130

Cystic fibrosis complications

- Recurrent pulmonary infections (e.g., Pseudomonas)
- chronic bronchitis and bronchiectasis
- Reticulonodular pattern on CXR
- pancreatic insufficiency, malabsorption and steatorrhea
- nasal polyps
- meconium ileus in newborns
- Infertility in males (absence of vas deferens, absent sperm)
- Fat-soluble vitamin deficiencies (A, D, E, K)

131

chromosome mutation in Duchenne's

X-linked frameshift mutation (dystrophin gene (DMD) has the longest coding
region of any human gene -> increases chance of spontaneous mutations)

132

lab diagnosis of Duchenne's

increase CPK and aldolase
WB and muscle biopsy to confirm

133

Symptoms of Duchenne's

- weakness begins in pelvic girdle muscles and progresses superiorly
- Pseudohypertrophy of calf muscles
- Gower maneuver—patients use upper extremity to help them stand up
- Onset before 5 years of age
- Dilated cardiomyopathy is common cause of death.

134

Becker's

X-linked point mutation in dystrophin gene (no frameshift as in Duchenne's)

135

post- pubertal macroorchidism (enlarged testes), long face with a large jaw, large everted ears, autism, mitral valve prolapse.

Fragile X syndrome (trinucleotide repeat d/o)
X-linked affecting methylation patterns of FMR1 gene
(2nd most common cause of intellectual disability)

136

chromsome mutation in Down syndrome

21

137

chromsome mutation in Edward syndrome

18

138

chromsome mutation in Patau syndrome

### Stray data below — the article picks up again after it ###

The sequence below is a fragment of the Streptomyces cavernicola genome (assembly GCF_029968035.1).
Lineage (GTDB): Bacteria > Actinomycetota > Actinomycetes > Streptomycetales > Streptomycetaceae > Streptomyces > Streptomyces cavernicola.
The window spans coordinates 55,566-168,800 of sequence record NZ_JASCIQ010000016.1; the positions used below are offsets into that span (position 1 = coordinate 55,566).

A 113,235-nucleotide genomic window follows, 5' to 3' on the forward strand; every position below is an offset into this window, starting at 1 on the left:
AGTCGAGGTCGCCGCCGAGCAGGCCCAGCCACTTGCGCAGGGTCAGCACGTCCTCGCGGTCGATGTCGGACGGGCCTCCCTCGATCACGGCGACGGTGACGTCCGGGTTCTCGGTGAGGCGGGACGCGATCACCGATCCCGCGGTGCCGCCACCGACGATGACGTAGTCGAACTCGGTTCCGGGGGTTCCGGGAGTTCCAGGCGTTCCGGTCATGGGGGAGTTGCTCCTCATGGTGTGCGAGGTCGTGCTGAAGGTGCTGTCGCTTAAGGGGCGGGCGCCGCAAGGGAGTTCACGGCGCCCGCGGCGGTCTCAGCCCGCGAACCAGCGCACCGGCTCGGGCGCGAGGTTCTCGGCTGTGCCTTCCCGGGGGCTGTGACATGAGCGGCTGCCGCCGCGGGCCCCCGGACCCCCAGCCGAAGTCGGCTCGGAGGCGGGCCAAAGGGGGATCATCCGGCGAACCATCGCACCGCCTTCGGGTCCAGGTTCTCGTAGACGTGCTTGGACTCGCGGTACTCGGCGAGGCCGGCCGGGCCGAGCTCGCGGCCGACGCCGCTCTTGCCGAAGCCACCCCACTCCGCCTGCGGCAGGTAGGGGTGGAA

13

139

increased nuchal translucency and hypoplastic nasal nasal bone
decreased serum PAPPA, increased ßhCG

1st trimester Down Syndrome

140

low AFP, estriol
increase hCG, inhibin

2nd trimester Down Syndrome

141

increased nuchal translucency and hypoplastic nasal nasal bone
decreased serum PAPPA, ßhCG

Edwards Syndrome (18) - first trimester

142

low AFP, estriol, hCG, inhibin

Edwards Syndrome (18) - second trimester

143

low β-hCG, PAPP-A
increased nuchal translucency

Patau Syndrome (13)

144

evere intellectual disability, rocker- bottom feet, micrognathia (small jaw), low-set Ears, clenched hands, prominent occiput, congenital heart disease.
Death usually occurs within 1 year of birth.

Edwards syndrome (trisomy 18),

145

Severe intellectual disability, rocker- bottom feet, microphthalmia, microcephaly, cleft liP/Palate, holoProsencephaly, Polydactyly, congenital heart disease.
Death usually occurs within 1 year of birth.

Patau syndrome (trisomy 13)

146

intellectual disability, flat facies, prominent epicanthal folds, single palmar crease, gap between 1st 2 toes, duodenal atresia, Hirschsprung disease, congenital heart disease (most commonly ostium primum-type atrial septal defect [ASD]), Brushfield spots.

Down Syndrome (21)

147

Associated with increase risk of ALL, AML, and Alzheimer disease (> 35 years old).

Down Syndrome

148

these numbers make you think of...?

13, 14, 15, 21, and 22

Robertsonian translocation - these are acrocentric chromosomes (chromosomes with centromeres near their ends)

balanced translocations = no abnormal phenotype
Unbalanced translocations = miscarriage, stillbirth, and chromosomal imbalance (e.g., Down syndrome, Patau syndrome).

149

microcephaly, moderate to
severe intellectual disability, high-pitched crying/mewing, epicanthal folds, cardiac abnormalities (VSD)

Cri du chat = cry of the cat

150

chromsome abnormality in Cri-du-chat syndrome

5 - microdeletion of short arm